Image result for sunriseMajor life changes causes one to ponder their life path and what accomplishments are most important.  I have been doing this for the past six months and have come to the conclusion that I should finish something I started a long time ago: my bachelor's degree at Brigham Young University. 

I graduated from Ricks College (Now Brigham Young University Idaho Campus) with an Associated Degree in 1979, intending to finish in Communicative Disorders and Special Education at Brigham Young University Provo campus, but I got the worst case of "senioritis" in my 4th year of classes, was engaged to be married and just didn't have the drive to accomplish what I set out to do.  My mother was livid and I don't blame her. I should have finished but hind sight is everything and now as I am helping my youngest get on his mission and I will have the time and the funds to finish what I started.  It's exciting to think about. What's more, I am switching gears from educating children to writing for a living.  

My goal is to finish my degree in English/Journalism online since I have enough "on campus" credit to do the work without having to travel back to Provo. I will then start searching for a writing job so I can write until I cannot use my hands to type any longer.  This will be what I do for the rest of my life and that is so very thrilling for me.  It's what I love to do.

I have been writing journal entries since I was 12 years old, the idea coming from a lesson I learned at church and I now have 10 volumes of journals plus other notebooks filled with my thoughts and dreams. Writing is so therapeutic; not typing in a computer but actual writing by hand. There is something to be said about hand writing in a journal that helps sooth the soul.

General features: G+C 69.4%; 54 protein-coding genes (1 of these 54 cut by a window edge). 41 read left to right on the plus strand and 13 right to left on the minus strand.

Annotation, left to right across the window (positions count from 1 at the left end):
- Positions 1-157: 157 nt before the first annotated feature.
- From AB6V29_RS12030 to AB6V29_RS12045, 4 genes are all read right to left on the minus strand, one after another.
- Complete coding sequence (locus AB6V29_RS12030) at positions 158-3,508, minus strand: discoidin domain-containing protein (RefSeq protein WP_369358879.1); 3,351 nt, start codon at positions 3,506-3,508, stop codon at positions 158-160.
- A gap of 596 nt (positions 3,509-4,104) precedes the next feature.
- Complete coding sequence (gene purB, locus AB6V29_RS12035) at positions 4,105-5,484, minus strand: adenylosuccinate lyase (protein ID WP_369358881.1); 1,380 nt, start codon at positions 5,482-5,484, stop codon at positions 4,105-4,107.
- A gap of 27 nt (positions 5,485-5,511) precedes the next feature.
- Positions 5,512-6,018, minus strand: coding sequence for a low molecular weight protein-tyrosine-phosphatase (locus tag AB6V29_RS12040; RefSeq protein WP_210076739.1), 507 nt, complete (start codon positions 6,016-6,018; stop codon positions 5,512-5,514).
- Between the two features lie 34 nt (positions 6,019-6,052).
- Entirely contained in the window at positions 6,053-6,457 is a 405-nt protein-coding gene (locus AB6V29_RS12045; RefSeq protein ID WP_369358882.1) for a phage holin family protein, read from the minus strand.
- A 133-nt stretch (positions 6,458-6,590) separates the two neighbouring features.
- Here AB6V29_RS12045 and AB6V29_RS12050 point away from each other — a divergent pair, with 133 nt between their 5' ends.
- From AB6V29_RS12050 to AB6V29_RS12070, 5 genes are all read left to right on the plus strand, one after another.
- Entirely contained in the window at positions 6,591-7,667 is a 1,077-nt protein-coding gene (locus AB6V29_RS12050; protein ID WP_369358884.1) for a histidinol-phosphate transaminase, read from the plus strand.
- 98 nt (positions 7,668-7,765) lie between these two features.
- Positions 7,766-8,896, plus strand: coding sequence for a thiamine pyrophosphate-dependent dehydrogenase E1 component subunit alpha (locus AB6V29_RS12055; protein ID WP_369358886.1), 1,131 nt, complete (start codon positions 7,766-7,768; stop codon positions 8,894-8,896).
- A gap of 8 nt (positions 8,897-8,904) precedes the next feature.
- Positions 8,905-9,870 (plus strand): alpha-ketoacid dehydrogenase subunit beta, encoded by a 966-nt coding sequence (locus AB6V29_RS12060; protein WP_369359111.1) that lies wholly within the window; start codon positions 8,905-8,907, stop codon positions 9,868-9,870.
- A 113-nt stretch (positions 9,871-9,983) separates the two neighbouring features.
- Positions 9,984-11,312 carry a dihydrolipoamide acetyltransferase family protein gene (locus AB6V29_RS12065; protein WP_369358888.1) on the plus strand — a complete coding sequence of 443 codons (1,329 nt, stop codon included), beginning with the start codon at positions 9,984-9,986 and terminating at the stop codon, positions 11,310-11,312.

Image result for writingFrom the website, Self Growth it states that we can improve ourselves in confidence by just practicing our handwriting. This really makes a difference and I know from reading The Artist's Way by Julia Cameron, writing in a journal by hand every day helps clear the mind of junk from the day before. It's really amazing. Julia Cameron calls it her "Morning Pages" and for several years I wrote at least 4 times a week in my morning pages journal which now are close to twenty notebooks.

My life goal is developing into something I am really excited about and this will help me become a better person in expressing myself to the world. I see more published books on the horizon as well and time to travel. Life is really great for me now with new perspectives and choices to make. Of course more grandchildren adding to the adorable ones I have already which makes me very happy. 
God is good.









Monday, June 26, 2017

Having the Power of God with Us


by Lisa Rector

It is paramount that we draw near to the Spirit each and every day. Our lives become drowned with the noises of the world. Satan whispers every second into our minds and hearts. If we don't remind ourselves of our eternal perspective and the blessings that come when we are obedient, slipping into worldly ways becomes too easy. Contention will spring forth like a caustic fountain.

We can have access to the Priesthood power, which is God's power. "Personal righteousness is imperative to having priesthood power." (Linda K. Burton) Don't let life distract you in your righteous pursuits. Keep reading your scriptures and other religious articles to bring light into your life. We must remember our divine nature and our birthright. And we must stand with our personal standards branded on our souls so we do not falter and always have the power of God with us.

Thursday, June 22, 2017

Writing Delima

A potter finishes his/her pot, paints it, and puts it in a kiln. Once fired, it’s done. Once an artist applies the last stroke to a painting, it’s finished. When I create counted cross stitch or Swedish weaving projects, after working the pattern, it’s complete. Not so with writing. Writing is never finished. There simply comes a time the author sends it out. There are always improvements to be made. That brings me to my current novel.